Brand manages to subvert charges of pomposity by making a joke of his public persona of fame-hungry narcissist and political popinjay, skewering himself while at the same time still managing to be at the centre of the show. As well as sending up his headline-grabbing former self, he also talks about the experience of childbirth.

“I talk about the birth itself and how it’s sort of like some divine explosion, but I also talk about how I’ve been reborn as a result of it. And I do a lot of spontaneous audience interaction stuff. I’m really proud of it as a show. Because of the audience stuff it’s one of the craziest shows I’ve been involved with, but it’s still underscored by the same message that WE create our reality and our consciousness, so be careful what you’re doing there.”

Brand dedicates the last chapter of his book to becoming a father, so how does he think it has changed him?

“I think it would have been impossible to be a father if I hadn’t made the changes that this programme has brought about,” he says. “But also, I suppose it’s materialised something I only previously theoretically understood – that I’m not the most important thing in the world!”

Mabel is a year old now – if Brand had had his way rather than the baby’s mother, she’d have been named Kenneth, after the comedian Kenneth Williams. It’s a name he’s hoping to use for future offspring regardless of gender. As you might predict, he’s a liberal father.

“I do find myself mostly advocating for freedom in these early months,” he says, “I find myself saying to Laura, no, let her do that, let’s see what happens. I don’t think that’s dangerous. I think it just looks bad, but we’re watching her. I like to let her just wander around and stuff. She’s a force this kid, so it’s very much let her do what she wants until it becomes dangerous. She can’t talk or anything but she can certainly make herself heard and she’s completely dominating us. It’s unbelievable!”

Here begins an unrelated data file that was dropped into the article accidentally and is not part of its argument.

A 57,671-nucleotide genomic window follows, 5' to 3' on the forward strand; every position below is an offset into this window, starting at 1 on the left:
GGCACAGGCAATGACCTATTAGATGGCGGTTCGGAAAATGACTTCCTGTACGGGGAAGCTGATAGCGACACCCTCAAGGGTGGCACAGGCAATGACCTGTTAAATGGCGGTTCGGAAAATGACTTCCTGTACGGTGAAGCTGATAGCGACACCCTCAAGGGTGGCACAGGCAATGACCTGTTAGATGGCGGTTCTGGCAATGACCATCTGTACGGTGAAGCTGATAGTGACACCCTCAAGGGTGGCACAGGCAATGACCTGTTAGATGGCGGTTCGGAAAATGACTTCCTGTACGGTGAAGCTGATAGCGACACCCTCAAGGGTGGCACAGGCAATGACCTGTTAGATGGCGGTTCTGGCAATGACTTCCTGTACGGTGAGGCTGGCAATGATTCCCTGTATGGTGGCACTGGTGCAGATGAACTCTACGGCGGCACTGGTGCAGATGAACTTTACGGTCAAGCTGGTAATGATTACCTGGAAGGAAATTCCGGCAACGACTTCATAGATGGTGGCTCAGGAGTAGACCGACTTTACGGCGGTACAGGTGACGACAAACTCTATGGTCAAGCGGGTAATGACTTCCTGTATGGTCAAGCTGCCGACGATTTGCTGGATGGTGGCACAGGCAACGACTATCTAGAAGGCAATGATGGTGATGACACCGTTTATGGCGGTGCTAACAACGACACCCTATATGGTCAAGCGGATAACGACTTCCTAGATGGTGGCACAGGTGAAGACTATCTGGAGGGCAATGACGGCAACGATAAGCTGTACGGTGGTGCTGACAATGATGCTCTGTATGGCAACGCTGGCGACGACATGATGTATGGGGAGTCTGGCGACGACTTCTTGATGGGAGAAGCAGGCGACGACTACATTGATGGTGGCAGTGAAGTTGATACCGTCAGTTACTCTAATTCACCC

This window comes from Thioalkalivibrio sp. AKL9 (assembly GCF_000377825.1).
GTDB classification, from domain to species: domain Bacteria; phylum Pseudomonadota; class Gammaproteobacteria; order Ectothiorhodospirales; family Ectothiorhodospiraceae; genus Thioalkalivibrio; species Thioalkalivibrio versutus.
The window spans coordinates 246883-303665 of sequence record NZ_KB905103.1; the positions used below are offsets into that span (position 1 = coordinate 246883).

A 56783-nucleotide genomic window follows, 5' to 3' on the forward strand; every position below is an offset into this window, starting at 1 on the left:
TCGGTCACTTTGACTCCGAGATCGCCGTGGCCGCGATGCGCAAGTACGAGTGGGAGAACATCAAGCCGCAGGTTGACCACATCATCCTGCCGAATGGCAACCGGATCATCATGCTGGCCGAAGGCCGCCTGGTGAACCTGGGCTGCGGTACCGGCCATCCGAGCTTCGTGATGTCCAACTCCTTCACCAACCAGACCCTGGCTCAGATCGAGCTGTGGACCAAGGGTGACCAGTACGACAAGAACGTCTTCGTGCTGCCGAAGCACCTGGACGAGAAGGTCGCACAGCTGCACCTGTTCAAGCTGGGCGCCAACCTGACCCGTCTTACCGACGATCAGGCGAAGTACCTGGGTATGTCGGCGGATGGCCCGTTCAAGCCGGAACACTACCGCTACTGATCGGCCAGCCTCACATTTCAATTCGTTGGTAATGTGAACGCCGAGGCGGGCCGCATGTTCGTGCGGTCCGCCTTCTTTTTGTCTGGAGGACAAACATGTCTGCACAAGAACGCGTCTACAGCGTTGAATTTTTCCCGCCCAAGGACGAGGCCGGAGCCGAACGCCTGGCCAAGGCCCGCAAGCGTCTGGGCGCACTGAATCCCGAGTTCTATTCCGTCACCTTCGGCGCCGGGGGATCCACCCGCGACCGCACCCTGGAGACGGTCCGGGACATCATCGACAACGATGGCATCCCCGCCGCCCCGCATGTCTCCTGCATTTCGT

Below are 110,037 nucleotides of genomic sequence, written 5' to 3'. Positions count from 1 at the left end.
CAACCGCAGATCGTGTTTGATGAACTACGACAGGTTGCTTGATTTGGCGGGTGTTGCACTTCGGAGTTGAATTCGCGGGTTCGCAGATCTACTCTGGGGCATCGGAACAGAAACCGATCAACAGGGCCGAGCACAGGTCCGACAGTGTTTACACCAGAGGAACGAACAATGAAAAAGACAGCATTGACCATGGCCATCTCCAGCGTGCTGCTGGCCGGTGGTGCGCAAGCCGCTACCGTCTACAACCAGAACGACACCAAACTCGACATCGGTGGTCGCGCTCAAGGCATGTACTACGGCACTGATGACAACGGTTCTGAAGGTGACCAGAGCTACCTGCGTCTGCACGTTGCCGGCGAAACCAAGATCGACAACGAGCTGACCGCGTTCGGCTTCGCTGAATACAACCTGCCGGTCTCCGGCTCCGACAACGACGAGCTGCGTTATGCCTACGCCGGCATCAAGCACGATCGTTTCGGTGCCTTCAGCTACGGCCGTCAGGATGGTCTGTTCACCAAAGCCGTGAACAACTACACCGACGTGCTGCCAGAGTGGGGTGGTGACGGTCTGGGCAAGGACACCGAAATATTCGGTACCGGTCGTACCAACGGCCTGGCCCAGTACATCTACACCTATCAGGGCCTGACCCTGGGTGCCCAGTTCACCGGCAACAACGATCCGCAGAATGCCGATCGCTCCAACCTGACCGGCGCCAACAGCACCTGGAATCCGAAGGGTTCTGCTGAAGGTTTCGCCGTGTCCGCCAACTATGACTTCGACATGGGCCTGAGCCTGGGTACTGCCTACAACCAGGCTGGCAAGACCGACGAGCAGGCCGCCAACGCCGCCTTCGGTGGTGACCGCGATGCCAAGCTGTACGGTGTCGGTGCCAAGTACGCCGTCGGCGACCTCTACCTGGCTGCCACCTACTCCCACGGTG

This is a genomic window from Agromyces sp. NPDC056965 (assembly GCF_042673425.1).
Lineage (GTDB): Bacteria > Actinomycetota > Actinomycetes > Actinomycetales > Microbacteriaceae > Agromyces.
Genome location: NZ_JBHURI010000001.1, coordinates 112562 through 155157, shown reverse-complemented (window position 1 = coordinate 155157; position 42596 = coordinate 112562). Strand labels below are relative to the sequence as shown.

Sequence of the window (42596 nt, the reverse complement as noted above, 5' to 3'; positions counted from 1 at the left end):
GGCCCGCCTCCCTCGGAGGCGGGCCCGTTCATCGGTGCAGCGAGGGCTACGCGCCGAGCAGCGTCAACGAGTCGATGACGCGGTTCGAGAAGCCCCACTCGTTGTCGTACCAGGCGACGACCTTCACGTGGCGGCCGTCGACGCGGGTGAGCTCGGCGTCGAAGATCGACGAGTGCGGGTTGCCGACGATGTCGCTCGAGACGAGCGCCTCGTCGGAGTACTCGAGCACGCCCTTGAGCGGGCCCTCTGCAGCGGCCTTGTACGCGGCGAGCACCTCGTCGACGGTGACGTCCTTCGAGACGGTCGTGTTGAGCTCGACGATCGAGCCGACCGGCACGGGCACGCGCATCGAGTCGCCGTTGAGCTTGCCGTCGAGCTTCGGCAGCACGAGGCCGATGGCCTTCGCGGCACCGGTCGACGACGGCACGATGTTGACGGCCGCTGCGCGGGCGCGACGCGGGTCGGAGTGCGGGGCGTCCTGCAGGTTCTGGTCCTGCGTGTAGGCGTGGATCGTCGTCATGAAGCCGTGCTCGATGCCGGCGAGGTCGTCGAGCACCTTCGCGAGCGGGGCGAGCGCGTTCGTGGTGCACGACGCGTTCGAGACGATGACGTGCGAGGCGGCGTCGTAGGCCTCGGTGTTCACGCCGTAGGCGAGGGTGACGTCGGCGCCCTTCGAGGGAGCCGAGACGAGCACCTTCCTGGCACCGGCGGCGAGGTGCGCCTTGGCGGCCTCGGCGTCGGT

As for when Mabel grows up and realises that her father has a public, at times controversial persona outwith the one she knows, Brand has no fears.

“I’m not really worried about it because I feel by the time she’s in a position to watch the kind of stuff I’ve done, I will have been able to give her sufficient context.”

A former life played out in the media is not something Brand regrets, and now that his need for publicity has abated, he still has no problem being open and honest.

“Curiously, the deeper you go into yourself, which one would imagine would be a kind of individualism or egotism, is actually where we access the universal. I don’t imagine Francis Bacon was going ‘I’m going to try and paint what other people’s anxiety looks like’ he was just painting his anxiety and because he did it so truthfully, people connect with it, to the truth. With any artistic endeavour, you’re trying to communicate your experience of being alive.”

And as someone who was told nearly 15 years ago, if he continued using as he was, in six months he’d either be in prison, an asylum or dead, that’s an experience worth communicating.

@JanetChristie2

Recovery: Freedom From Our Addictions, by Russell Brand, is published by Bluebird at £20;

Re:birth, Playhouse, Edinburgh, 10 April; SEC Armadillo, Glasgow, 11 April; Perth Concert Hall, 12 April; His Majesty’s Theatre, Aberdeen, 26 April 2018, see www.russellbrand.com for tickets